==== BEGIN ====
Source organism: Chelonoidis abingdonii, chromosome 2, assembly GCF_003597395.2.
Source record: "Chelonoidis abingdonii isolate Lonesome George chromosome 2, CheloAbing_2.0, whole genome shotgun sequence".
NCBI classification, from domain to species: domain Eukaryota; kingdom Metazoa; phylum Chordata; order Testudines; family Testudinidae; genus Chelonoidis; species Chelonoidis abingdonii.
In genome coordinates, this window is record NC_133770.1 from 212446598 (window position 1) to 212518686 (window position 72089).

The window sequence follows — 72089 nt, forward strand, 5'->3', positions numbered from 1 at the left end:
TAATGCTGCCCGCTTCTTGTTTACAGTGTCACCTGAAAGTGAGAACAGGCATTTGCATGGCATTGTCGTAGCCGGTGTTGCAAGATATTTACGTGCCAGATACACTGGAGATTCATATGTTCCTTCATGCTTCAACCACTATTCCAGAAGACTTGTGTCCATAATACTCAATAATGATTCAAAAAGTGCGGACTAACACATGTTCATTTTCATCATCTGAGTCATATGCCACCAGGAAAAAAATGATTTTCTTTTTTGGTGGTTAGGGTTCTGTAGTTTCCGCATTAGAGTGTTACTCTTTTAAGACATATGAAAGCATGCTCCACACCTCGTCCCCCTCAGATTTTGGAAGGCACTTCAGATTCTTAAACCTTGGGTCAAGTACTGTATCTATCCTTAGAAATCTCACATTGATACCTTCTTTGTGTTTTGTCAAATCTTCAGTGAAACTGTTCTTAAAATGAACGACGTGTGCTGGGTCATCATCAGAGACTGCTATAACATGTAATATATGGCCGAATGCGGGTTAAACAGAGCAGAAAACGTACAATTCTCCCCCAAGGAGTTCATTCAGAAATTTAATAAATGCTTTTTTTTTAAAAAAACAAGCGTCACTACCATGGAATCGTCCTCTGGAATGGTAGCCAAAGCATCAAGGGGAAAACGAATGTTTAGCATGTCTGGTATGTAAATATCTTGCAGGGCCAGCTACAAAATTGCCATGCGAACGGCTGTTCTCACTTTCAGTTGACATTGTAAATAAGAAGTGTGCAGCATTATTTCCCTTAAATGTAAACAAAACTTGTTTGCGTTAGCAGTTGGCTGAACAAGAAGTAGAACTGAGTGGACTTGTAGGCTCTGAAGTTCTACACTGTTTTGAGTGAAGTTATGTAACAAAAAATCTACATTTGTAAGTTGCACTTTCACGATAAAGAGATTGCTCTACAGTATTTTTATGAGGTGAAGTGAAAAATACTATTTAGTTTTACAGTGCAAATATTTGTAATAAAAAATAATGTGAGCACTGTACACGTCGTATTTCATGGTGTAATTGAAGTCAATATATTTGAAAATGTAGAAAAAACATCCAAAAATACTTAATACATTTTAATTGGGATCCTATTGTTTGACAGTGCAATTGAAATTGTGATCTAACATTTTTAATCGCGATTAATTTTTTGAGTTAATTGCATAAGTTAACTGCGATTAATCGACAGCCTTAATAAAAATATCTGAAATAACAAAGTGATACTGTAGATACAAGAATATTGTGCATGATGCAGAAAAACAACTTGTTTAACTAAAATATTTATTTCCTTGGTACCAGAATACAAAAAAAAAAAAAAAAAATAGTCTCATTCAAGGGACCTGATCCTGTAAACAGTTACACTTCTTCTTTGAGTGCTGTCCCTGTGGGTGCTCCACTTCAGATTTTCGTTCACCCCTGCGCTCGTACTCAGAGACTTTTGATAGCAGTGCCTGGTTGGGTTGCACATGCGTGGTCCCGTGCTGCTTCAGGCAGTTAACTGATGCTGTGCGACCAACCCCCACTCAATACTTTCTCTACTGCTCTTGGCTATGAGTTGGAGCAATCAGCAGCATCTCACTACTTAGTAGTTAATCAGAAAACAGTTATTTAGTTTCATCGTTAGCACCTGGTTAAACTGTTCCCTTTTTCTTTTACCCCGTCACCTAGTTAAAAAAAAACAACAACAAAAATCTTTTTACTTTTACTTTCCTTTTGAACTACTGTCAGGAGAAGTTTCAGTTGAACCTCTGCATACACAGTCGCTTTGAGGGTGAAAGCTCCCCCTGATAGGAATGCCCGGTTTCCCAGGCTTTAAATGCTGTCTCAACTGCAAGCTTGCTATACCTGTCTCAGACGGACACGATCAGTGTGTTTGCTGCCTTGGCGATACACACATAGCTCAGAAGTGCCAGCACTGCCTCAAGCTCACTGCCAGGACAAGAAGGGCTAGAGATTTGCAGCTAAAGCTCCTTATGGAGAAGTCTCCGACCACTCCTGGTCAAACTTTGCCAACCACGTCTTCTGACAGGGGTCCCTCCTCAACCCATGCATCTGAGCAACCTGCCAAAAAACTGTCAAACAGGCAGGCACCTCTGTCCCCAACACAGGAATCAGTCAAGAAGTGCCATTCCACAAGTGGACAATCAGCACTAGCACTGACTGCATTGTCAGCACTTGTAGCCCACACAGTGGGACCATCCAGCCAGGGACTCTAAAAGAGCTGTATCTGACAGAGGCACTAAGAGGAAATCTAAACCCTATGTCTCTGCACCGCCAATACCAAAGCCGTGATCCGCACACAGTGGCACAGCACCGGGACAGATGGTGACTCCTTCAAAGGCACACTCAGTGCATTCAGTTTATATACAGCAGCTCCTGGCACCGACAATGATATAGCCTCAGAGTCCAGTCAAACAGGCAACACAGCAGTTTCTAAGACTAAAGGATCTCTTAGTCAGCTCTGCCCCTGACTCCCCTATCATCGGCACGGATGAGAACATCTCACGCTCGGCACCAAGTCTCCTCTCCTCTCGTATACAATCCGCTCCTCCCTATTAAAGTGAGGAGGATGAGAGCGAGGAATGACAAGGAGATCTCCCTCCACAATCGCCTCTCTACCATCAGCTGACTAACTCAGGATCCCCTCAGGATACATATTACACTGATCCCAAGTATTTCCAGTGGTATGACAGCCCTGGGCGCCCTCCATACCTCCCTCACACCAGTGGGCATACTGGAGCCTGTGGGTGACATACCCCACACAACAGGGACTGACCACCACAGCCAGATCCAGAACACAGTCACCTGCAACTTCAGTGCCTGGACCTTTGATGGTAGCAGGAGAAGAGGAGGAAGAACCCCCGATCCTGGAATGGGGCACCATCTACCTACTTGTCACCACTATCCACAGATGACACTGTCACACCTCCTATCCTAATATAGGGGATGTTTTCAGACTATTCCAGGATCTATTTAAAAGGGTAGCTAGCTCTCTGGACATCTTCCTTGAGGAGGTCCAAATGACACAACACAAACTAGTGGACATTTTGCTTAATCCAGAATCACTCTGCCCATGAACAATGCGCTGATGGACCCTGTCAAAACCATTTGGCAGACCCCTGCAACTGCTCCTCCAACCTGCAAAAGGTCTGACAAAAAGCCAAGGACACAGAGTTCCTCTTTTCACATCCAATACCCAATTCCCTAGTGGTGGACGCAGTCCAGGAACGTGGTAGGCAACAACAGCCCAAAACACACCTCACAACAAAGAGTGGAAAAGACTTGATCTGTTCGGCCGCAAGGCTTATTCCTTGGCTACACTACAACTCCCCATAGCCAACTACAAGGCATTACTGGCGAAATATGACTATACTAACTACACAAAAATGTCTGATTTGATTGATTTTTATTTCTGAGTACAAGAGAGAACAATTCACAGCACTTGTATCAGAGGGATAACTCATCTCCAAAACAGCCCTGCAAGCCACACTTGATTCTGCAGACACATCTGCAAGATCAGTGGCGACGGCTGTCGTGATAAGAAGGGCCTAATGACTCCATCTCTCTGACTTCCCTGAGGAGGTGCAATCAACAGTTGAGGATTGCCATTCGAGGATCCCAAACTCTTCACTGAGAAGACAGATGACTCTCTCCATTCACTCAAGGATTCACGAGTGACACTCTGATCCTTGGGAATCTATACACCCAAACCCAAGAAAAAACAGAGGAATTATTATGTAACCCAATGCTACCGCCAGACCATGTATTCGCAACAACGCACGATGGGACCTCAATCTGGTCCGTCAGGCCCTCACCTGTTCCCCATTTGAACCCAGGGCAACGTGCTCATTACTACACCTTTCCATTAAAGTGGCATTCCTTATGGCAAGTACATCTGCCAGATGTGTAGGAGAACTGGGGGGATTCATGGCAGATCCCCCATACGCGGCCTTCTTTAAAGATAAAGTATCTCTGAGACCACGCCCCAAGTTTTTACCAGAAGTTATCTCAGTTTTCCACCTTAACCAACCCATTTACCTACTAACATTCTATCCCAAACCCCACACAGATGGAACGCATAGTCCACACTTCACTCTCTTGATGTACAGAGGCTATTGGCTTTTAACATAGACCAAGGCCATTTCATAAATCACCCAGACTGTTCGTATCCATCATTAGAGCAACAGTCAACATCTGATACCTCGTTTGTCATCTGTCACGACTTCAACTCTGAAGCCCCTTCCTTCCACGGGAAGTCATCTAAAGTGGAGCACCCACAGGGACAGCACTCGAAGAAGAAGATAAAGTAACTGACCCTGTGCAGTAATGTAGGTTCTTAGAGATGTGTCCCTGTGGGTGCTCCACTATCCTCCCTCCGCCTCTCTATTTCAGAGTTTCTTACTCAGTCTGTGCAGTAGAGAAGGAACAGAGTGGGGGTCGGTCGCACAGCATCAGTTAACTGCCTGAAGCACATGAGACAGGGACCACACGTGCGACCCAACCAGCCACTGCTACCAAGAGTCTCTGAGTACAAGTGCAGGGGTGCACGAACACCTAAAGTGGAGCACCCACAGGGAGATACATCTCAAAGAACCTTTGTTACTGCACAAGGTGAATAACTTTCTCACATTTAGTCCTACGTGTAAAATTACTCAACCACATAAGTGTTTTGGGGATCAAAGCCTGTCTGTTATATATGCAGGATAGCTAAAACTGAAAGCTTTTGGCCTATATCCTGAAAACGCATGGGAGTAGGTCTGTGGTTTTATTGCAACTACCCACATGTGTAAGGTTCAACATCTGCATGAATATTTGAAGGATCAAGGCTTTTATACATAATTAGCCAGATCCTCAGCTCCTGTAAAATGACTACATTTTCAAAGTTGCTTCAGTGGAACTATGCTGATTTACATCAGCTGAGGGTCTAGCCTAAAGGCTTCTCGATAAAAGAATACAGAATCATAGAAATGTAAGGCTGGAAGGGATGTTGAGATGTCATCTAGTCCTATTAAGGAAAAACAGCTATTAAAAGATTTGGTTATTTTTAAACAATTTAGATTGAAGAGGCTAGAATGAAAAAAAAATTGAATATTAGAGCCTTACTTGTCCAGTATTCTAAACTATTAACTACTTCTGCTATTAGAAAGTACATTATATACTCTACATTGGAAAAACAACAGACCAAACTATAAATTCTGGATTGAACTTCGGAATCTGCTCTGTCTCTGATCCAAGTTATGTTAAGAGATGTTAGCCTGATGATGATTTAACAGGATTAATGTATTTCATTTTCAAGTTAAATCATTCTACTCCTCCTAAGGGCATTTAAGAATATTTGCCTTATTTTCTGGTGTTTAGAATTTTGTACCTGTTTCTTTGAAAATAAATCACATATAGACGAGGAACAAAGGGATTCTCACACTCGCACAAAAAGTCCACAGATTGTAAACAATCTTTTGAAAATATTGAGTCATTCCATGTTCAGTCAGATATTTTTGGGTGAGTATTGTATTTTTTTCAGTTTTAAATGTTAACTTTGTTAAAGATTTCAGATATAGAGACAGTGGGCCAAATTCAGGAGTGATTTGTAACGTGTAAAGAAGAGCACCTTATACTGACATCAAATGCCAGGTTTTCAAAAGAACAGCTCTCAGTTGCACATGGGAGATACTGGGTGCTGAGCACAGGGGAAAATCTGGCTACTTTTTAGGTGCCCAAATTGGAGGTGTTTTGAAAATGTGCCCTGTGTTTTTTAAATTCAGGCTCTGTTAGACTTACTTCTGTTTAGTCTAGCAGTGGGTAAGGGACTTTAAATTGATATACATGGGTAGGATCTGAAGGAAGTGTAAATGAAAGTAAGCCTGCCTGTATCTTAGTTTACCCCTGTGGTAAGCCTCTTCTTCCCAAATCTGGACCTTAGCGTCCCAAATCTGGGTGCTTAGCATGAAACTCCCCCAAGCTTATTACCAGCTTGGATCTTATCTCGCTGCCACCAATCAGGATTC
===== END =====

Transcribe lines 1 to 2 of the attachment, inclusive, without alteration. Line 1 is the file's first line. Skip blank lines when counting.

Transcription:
Source organism: Chelonoidis abingdonii, chromosome 2, assembly GCF_003597395.2.
Source record: "Chelonoidis abingdonii isolate Lonesome George chromosome 2, CheloAbing_2.0, whole genome shotgun sequence".